Euphoric High: Daikoku and the Wangan in a G87 BMW M2

After savoring an exceptional pizza from 808 Monsmare in Odawara, an experience that could rival the best I’ve had in Italy, it was time to ignite my scarlet M2 for the return leg back into the city. Over 8 hours had passed since I embarked on this journey, and while my body was voicing its complaints, my heart remained eager for more.

With the echoes of an exceptional drive still lingering, it was time to head to Daikoku and embrace the vast stretches of the Wangan.

Inaugurated in 1962, the Tokyo Wangan Expressway marked a watershed moment in the post-war history of Tokyo, catalyzing urban development and transportation infrastructure. The initial 4.5-kilometer stretch, connecting Shibuya and Ueno, was part of a comprehensive plan to address the city’s then-burgeoning traffic congestion.

It was (and still is) a marvel of engineering, employing cutting-edge techniques for the time, including the innovative use of pre-stressed concrete for elevated sections. In 1964, the Tokyo Olympics acted as a catalyst, accelerating the project’s timeline to showcase Japan’s modernization efforts to the world.

By 1972, the expressway had expanded to approximately 15 kilometers, reflecting Tokyo’s rapid economic growth, and in 1996, the Bayshore Route was completed, extending the Wangan’s network to over 50 kilometers. Integrating iconic landmarks like Odaiba and Tokyo Bay into its path. The construction of the Bayshore Route featured state-of-the-art seismic isolation devices, underlining Japan’s commitment to both technological innovation and disaster resilience.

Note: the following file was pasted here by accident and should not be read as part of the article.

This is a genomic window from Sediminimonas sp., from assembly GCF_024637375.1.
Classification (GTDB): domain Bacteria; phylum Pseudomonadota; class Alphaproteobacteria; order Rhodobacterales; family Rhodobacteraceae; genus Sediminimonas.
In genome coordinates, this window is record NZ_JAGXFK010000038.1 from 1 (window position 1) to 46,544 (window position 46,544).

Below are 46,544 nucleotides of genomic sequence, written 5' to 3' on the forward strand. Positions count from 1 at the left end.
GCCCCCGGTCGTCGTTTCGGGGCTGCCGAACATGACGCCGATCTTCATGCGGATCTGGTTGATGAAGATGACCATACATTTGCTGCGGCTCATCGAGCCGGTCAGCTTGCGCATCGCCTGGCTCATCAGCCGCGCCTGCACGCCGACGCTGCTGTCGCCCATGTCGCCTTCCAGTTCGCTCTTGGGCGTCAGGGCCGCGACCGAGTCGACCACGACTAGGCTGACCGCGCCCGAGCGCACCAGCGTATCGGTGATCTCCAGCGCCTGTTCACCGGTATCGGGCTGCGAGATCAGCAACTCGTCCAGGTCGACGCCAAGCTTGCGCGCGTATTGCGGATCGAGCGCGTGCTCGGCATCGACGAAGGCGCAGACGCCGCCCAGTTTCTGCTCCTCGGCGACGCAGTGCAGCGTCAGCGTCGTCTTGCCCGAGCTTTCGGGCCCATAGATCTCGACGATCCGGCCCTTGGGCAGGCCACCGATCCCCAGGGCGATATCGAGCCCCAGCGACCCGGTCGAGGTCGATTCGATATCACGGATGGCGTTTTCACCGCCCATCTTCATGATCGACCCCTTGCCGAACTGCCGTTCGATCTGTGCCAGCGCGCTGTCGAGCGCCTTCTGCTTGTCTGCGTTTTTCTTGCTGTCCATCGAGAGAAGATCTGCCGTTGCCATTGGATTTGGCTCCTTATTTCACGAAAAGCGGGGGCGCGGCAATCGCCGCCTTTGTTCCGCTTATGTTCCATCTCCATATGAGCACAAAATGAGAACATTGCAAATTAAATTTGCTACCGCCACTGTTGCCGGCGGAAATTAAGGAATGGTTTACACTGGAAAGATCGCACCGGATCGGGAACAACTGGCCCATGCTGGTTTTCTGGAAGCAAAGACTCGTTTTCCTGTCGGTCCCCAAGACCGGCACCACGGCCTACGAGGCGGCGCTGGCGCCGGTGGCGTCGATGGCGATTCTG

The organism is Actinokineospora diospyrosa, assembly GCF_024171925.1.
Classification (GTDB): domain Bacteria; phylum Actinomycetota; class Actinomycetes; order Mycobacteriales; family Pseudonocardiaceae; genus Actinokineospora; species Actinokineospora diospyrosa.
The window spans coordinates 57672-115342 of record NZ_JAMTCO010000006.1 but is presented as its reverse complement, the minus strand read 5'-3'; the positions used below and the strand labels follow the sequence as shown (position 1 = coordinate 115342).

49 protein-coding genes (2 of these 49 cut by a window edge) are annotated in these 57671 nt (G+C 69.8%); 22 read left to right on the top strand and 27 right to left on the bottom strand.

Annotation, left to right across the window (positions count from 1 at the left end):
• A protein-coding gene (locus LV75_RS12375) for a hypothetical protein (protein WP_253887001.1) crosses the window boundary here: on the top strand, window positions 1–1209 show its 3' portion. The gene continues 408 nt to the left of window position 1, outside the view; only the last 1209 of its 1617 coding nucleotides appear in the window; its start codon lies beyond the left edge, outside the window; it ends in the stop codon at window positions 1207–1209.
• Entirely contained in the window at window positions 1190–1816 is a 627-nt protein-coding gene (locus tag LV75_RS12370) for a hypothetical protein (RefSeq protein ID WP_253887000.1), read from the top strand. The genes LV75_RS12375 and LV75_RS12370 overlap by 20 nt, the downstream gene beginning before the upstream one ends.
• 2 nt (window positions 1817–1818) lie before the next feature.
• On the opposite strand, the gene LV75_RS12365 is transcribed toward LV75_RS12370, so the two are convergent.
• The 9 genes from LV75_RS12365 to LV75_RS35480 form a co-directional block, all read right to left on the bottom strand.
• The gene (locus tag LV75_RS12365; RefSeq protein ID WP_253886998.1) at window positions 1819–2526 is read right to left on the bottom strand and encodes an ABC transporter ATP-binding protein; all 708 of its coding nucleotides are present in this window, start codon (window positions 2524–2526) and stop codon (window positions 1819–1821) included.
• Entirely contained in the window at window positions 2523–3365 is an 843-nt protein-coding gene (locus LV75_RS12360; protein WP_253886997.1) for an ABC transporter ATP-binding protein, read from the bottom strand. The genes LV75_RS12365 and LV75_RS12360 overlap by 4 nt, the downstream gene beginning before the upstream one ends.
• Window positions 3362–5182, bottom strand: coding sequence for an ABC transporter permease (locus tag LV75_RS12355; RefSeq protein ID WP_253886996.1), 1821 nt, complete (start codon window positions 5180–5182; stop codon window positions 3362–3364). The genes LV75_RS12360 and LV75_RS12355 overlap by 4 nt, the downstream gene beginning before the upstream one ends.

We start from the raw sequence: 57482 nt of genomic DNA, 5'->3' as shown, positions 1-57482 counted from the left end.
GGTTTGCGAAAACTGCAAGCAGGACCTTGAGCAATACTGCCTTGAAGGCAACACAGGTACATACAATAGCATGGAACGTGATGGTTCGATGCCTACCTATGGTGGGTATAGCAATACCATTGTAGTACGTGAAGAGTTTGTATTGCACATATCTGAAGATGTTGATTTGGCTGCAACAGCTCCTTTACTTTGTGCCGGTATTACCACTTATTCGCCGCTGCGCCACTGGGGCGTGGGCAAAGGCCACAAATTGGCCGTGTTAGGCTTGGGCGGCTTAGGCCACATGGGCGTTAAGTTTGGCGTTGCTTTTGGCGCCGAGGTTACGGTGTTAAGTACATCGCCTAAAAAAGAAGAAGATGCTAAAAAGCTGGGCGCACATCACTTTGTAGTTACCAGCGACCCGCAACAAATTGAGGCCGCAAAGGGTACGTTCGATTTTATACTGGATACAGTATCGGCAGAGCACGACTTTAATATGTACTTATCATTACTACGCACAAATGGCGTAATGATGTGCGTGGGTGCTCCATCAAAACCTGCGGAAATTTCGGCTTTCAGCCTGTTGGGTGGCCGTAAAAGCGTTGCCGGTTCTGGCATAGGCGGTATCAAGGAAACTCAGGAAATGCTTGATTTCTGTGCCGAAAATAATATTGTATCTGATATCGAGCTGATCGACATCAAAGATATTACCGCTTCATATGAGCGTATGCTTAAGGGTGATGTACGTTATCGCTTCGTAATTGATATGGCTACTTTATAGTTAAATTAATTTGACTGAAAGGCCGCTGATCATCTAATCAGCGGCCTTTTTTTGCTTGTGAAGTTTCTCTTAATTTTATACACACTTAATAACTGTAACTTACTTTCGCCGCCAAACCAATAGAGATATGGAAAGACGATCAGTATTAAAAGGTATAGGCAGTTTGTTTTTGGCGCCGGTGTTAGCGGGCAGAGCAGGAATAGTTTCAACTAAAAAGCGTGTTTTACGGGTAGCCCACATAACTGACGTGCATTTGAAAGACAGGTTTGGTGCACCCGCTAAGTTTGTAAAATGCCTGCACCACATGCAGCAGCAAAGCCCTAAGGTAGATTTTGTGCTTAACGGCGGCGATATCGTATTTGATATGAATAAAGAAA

Navigating through the evolving cityscape, the Wangan transformed, winding its way through urban sprawl, gracefully weaving between skyscrapers and revealing a breathtaking panorama of Tokyo Bay. This captivating scene unfolded before my eyes as I thundered back into Tokyo from the picturesque vistas of Hakone.

While the perception of a highway can indeed be subjective, for those who find themselves behind the wheel of the right car, on the right night, and with the perfect soundtrack, the Tokyo Wangan Expressway most certainly transcends the label of just another road. As the city’s heartbeat pulsates through the steel, concrete, glass, plastic, and asphalt, this intricate network of thoroughfares takes on a life of its own, revealing an enchanting tapestry of driving euphoria that allows for an interplay of endless elevation changes and cambered curves.

It transforms the routine into an extraordinary journey, where machine and asphalt engage in an invigorating dance. The symphony of lights and shadows blends seamlessly with the engine’s hum and the rhythmic sound of tires on the pavement, creating a driving experience that goes beyond the ordinary.

For the crazy few fully attuned to the harmonies of their car and the melodies of the road, It’s not just a highway; it’s a conduit to an unimaginably magical stretch of driving, where every turn becomes a broad brushstroke in a masterpiece of motion. While one might argue that this description leans towards hyperbole, it perfectly encapsulates the genuine sense of wonder and exhilaration that I personally experienced.